Keto Diet Linked to Higher Risk of Heart Disease in Study
The ketogenic diet, or “keto diet,” is a low-carb, high-fat diet increasingly popular with people looking to lose weight. But now a new study suggests that following this dietary pattern could lead to a greater risk of heart disease.
In a population-based cohort study, regular consumption of a low-carbohydrate, high-fat diet was associated with elevated levels of LDL cholesterol and apolipoprotein B, as well as an increased risk for major adverse coronary events (MACE).
“Our study found that regular consumption of a self-reported diet low in carbohydrates and high in fat was associated with increased levels of LDL cholesterol — or ‘bad' cholesterol — and a higher risk of heart disease,” said lead study author Dr. Iulia Iatan with the Healthy Heart Program Prevention Clinic, St. Paul’s Hospital and University of British Columbia’s Centre for Heart Lung Innovation in Vancouver, Canada, in a statement.
The researchers looked at data from the UK Biobank, a large-scale prospective database with health information from over half a million people living in the United Kingdom who were followed for at least 10 years. 305 people were identified as adhering to the keto diet. The average age of the cohort was 54 years, with 73% of the group being female and the majority identifying as White. In a 1:4 ratio, 1220 people on a standard diet were each matched by age and gender to individuals on a LCHF diet.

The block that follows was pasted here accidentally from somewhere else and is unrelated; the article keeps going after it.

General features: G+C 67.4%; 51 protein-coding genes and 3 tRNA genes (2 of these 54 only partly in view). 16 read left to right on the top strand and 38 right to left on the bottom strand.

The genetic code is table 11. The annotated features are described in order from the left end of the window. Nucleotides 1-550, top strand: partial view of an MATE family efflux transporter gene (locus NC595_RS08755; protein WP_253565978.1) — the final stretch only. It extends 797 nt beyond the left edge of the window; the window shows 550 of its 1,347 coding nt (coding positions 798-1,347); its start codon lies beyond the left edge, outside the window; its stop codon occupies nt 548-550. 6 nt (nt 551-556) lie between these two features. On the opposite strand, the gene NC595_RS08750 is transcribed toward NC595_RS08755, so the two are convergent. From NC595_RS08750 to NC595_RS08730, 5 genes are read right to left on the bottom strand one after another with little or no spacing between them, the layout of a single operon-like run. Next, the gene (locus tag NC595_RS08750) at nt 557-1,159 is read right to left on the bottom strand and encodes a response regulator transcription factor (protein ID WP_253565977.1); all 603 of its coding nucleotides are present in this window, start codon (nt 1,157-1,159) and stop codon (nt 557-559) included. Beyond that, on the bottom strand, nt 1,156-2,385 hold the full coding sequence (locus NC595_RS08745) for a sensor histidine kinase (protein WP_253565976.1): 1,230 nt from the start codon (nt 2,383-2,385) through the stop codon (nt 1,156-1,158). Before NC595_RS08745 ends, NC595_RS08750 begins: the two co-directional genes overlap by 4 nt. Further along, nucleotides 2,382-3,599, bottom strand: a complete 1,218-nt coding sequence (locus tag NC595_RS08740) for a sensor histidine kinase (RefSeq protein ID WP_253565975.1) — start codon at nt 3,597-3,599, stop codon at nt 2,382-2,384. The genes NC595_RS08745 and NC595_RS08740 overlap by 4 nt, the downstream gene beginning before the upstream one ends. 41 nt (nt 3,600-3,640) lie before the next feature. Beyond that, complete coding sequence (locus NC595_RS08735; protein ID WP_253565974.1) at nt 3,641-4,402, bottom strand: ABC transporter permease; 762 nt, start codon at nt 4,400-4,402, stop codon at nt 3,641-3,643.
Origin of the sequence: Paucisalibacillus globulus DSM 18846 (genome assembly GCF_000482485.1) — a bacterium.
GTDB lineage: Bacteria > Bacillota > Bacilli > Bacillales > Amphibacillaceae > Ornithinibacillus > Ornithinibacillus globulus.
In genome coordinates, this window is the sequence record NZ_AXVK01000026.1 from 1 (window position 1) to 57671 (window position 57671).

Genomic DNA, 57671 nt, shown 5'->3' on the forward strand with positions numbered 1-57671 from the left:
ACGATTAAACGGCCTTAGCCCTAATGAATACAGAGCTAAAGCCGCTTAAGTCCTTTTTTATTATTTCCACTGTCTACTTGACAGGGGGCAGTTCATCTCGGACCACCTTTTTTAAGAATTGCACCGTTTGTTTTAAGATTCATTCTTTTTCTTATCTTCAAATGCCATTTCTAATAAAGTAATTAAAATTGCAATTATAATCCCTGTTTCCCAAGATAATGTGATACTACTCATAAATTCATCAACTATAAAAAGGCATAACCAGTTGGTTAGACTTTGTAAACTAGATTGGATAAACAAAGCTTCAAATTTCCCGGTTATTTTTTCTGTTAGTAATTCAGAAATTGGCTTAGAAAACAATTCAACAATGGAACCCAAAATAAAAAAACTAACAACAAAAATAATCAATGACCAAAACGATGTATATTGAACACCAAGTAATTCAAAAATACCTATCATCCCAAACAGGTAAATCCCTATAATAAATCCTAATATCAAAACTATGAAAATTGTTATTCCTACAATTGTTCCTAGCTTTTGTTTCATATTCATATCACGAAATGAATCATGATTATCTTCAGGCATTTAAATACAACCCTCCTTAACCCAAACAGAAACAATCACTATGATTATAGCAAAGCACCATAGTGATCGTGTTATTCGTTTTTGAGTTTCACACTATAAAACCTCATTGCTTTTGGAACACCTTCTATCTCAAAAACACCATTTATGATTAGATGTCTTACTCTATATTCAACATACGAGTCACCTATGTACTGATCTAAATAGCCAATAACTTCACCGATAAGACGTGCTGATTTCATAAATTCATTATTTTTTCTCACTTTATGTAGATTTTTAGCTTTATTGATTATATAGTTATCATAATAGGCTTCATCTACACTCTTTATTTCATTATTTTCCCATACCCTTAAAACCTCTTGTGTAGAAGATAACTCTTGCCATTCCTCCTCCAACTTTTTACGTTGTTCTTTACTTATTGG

The researchers found that those consuming an LCHF diet had a total fat intake higher in saturated fat and double the consumption of animal sources (33 percent) compared to those in the control group (16 percent). The standard-diet group had a lower LDL cholesterol level (3.64 mmol/L) and a higher triglyceride level (1.53 mmol/L) than the LCHF group (3.80 mmol/L and 1.34 mmol/L, respectively; P values = 0.004 and < 0.001, respectively) after follow- The LCHF group showed significant increases in total cholesterol, non-HDL cholesterol, and apolipoprotein B.Christopher Gardner, a research professor of medicine at the Stanford Prevention Research Center, commented that the results of the study “This study provides an important contribution to the scientific literature, and suggests the harms outweigh the benefits.” He was not involved in the study.
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